A note posted online by a minister friend of mine says, "Lori C. is on the way to the hospital for a double lung transplant. Pray!" What does that mean? Why do we do it? That is what we are here to explore right now.
There are hundreds of ways to pray. Every subgroup of every spiritual philosophy every devised has its own technique. For the person trying to find a prayer practice to begin, that is too many choices. You wind up studying the label on each prayer practice as though it was a bottle of shampoo. Do I get the volumizing formula for colored hair? Or will that leave me with dry frizzies? But I get the smoothing formula, my hair will be limp and greasy by the next day. Should I get the conditioner, too? And now that I've found the right formula, or at least according to what the bottle promises, I must compare prices. When I have found a price range that works for me, I want to open the bottle and smell the shampoo. What should be a simple choice becomes a confusing predicament. Some people who would like to engage in the spiritual practice of prayer spend decades just standing in the aisle with their hands full of various shampoo bottles. Check the bookshelves of today's spiritual seeker. They've got more books about prayer than they have years left in their lives to practice any one form of prayer.
It should be easy. "Lori C. is on the way to the hospital for a double lung transplant. Pray!" What does that mean? It means interrupting my train of thought, pulling my life force around me in the faith that I have a life force, also called energy, and that that energy is connected to everything else that lives. That is part one, the faith. Part two, I focus on Lori C., whoever she is, and focus love, compassion and strength toward her. That is the essence of the whole thing. This is a practice. It means that I do it. I do it as I "do" breathing, something I know to be essential to life and well-being, that I do not over-intellectualize.
This is not a sermon that I wish to leave open-ended or with you wondering where I stand on an issue. I am giving away my own ending here by saying that for me, prayer is just an embodied expression of how reality works. When I pray, I am acting out with my body my deepest beliefs about the nature of ultimate reality, or what I call God. I believe we are connected in spirit. I believe in the Buddhist teaching that the one who prays and the one who is prayed to are not separate entities. I believe that there is an energy field moving between us and all living things. My prayers have one function: to plug me into that energy field. I pray in words, because I am a wordy individual, but words are not necessary and I have prayed non-verbally too. Prayer is a practice that creates inner quiet, a place where thoughts stop and listening – or sometimes just peaceful being—can happen.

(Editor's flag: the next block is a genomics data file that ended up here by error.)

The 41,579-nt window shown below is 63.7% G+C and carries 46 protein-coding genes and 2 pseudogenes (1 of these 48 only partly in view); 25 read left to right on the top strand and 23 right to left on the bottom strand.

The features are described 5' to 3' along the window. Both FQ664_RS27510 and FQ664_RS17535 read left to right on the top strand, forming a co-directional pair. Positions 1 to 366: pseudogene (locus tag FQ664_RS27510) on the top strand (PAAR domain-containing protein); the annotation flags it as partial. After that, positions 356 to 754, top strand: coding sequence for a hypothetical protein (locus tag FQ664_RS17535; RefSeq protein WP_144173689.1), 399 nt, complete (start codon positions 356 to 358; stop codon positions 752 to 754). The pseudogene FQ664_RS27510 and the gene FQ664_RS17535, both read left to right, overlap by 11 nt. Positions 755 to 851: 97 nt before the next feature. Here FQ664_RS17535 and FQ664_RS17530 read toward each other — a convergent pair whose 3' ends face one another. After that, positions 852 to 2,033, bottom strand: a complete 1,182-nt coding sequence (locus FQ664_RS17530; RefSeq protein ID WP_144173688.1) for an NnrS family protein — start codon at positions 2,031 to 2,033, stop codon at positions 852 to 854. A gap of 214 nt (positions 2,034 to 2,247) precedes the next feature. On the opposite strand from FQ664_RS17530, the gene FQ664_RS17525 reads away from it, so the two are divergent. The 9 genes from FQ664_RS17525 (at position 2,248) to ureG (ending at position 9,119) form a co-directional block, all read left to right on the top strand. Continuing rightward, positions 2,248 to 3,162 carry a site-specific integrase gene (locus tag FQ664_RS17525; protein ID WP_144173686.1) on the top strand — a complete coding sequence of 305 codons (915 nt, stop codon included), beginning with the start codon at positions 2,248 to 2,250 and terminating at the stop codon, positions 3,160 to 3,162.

Prayer, like sex, is a free and simple form of powerful medicine that religion has always tried to control because … it is free and it is powerful! If ordinary people can access that power, it's harder to control their minds, and to manipulate them politically and economically. When Jesus taught his disciples to pray, it was a more radical act than you realize.
Our Father who art in heaven, hallowed be your name (we don't worship Caesar or the Roman Empire; we worship a much-greater, spiritual reality).
Thy kingdom come (not the Roman Empire kingdom, the cosmic reign of justice and peace)
Thy will be done on earth as it is in heaven (spiritual power is greater than military and political power, we will put our faith in that).
Give us this day our daily bread (give us what we need to survive, we're not invested in accumulating meaningless material things)
And forgive us our debts/trespasses as we forgive those who trespass against us (let us order our relationships with each other on mercy and justice, as we believe these are the highest and most holy values and again, the very nature of ultimate reality)
Lead us not into temptation (help us to be balanced and whole in mind and body) And deliver us from evil (spare us the horrors of needless suffering).
The "thine is the kingdom and the power and the glory" stuff was added later, and was not taught by Jesus. It was a prayer you could take with you, and teach, and recite without having to do any accompanying ritual with it. No priest necessary, or washing hands or bowing or facing a certain direction – just a personal way to focus your life force and send it out. The prayer that works for you is the kind of prayer to practice.